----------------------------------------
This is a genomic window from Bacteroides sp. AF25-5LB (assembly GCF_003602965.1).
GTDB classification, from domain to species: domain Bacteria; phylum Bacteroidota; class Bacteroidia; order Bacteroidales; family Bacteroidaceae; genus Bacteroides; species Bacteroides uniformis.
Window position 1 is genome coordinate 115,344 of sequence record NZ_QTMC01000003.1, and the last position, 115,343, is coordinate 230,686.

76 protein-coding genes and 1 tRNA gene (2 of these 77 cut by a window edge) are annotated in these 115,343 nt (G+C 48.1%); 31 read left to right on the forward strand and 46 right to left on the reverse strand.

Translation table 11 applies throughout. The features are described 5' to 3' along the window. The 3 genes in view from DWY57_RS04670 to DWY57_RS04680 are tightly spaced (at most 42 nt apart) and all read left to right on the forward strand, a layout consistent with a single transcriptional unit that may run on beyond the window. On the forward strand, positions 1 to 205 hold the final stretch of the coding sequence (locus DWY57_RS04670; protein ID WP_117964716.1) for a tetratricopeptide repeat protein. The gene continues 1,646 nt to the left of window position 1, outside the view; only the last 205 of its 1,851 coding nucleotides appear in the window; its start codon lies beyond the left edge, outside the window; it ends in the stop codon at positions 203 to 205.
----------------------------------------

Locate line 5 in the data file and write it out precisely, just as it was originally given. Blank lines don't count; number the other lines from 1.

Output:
Translation table 11 applies throughout. The features are described 5' to 3' along the window. The 3 genes in view from DWY57_RS04670 to DWY57_RS04680 are tightly spaced (at most 42 nt apart) and all read left to right on the forward strand, a layout consistent with a single transcriptional unit that may run on beyond the window. On the forward strand, positions 1 to 205 hold the final stretch of the coding sequence (locus DWY57_RS04670; protein ID WP_117964716.1) for a tetratricopeptide repeat protein. The gene continues 1,646 nt to the left of window position 1, outside the view; only the last 205 of its 1,851 coding nucleotides appear in the window; its start codon lies beyond the left edge, outside the window; it ends in the stop codon at positions 203 to 205.